HON. MARIDADI: Thank you Madam Speaker for that commercial break. I was talking about $95 million which ZEC has been promised by Treasury because they need $148 million and $95 million has been promised by Treasury and the remainder, they said, is going to come from traditional partners, traditional funders like UNDP and I was saying, we are a sovereign State. When we get to electioneering, we need to be funded by Europe and the United States of America. That must be really looked at.
Madam Speaker, I want to go and talk about media. This election must be free, fair and credible. There are things in this country which will show that the election is free and fair – the media coverage. Madam Speaker, what should essentially happen is that when president of party A gets five minutes on television addressing a rally, president of party B must also be able to get five minutes addressing their rally. I am talking of this in relation to a rally that was held by President of the Opposition, Advocate Chamisa seated here. He addressed a rally in Chinhoyi for two hours. I have been watching ZBC ever since Saturday and I have not seen a one minute clip of Adv. Chamisa addressing that rally. He is President of the biggest opposition party in this country which is represented in this Parliament and yet he does not get coverage on ZBC of which I think is not fair.
Madam Speaker, when we go into elections, it must be such that ZTV must be accessible to all political parties, be it the National Patriotic Front that has just been formed by former President Mugabe, be it whatever party, but most importantly, the two main political parties in this country which are represented in the Parliament which is ZANU-PF and MDC-T must get equal coverage on ZBC. Madam Speaker, what you then see on television is that an opposition leader will address a rally for one hour and there is something that they say, it is taken out of context. That 40 seconds is basically put on television and it is repeated to create in the minds of the viewers that look at the opposition leader that you want to vote for. Things are taken out of context and that is what is put on television. Things that the opposition leader says at a rally that build the nation, they are not given coverage. Madam Speaker, I think that is one thing that this Electoral Amendment Bill must be able to look at.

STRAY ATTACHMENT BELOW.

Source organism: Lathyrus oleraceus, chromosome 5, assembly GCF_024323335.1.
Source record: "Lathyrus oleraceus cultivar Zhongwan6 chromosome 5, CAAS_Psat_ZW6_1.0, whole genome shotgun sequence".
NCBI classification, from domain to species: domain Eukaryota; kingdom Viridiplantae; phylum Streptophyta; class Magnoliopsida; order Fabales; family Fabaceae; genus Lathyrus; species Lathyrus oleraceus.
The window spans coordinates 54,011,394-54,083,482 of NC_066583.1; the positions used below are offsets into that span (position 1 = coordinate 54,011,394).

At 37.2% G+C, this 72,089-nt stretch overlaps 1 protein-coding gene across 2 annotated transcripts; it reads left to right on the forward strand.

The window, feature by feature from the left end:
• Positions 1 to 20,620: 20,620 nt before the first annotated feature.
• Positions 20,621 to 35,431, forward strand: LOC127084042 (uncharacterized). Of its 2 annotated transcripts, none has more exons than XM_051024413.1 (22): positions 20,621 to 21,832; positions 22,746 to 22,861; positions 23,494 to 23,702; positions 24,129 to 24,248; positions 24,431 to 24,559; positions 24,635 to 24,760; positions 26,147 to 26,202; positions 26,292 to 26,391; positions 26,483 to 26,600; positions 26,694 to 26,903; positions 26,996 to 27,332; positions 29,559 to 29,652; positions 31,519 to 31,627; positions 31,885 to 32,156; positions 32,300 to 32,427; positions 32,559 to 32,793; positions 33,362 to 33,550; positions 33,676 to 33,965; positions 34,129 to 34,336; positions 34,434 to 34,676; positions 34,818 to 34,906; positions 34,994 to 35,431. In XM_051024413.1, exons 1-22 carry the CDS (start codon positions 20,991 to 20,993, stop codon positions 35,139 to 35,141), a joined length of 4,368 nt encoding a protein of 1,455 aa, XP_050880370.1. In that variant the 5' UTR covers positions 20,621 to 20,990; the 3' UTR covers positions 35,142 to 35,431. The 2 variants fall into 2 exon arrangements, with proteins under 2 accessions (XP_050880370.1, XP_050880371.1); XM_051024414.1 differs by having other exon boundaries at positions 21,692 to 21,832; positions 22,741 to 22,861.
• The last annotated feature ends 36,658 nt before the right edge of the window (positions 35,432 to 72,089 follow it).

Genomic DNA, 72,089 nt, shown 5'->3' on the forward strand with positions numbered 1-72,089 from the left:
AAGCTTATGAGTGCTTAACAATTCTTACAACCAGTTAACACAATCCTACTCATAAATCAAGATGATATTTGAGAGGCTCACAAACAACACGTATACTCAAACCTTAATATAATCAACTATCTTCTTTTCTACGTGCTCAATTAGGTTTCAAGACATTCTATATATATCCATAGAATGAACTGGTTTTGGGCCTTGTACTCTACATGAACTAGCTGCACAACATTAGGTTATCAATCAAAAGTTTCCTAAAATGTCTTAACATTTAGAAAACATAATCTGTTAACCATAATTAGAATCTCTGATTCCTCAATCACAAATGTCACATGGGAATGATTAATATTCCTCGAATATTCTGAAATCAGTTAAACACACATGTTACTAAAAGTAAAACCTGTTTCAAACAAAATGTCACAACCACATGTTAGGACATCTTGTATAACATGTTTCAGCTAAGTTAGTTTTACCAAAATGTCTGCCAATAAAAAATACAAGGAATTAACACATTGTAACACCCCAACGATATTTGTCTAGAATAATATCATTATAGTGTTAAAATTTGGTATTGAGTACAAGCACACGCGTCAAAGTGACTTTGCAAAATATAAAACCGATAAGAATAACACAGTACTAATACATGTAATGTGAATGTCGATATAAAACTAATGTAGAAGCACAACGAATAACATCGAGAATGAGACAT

We are also looking at registration of journalists. Journalists, Madam Speaker, who are plying their trade in this country are accredited by ZMC, but when it comes to elections, they are told that they must also then go and accredit with ZEC. Madam Speaker, when they accredit with ZEC, they are charged a fee. When they are accredited with ZMC they are charged a fee, but there is another dimension to that. Those journalists that were covering BVR, the process of registering to vote, were accredited by ZEC and they paid a fee. They are told that for them to be able to cover the election, they must come and reaccredit and again pay a fee. I think, Madam Speaker, if you look at the economy in this country, especially those that are operating as free lance journalists, they are not able to raise that kind of money to pay accreditation fees all the time. My proposal is that, as long as a journalist is accredited by ZMC, they must be able to cover the elections for as long as they are able to produce a card that was given by ZMC because it is ZMC which accredits journalists and not ZEC.
Madam Speaker, when it comes to foreign observers, Government must have nothing to do with the issue of people that are coming to observe elections. It must be the preserve of ZEC. ZEC must be able to say who is coming to Zimbabwe, when are they coming to Zimbabwe and the processes and procedure that they must follow for them to cover that election. That must not be done by Government because Government is run by a political party and that political party is interested in this election. It must be done by ZEC, assuming that ZEC is independent.
I also want to talk about the role of the security agents when it comes to electioneering. Police officers must be able to vote. Those that are going to be deployed to help ZEC with elections must be able to vote at a polling station of their choice.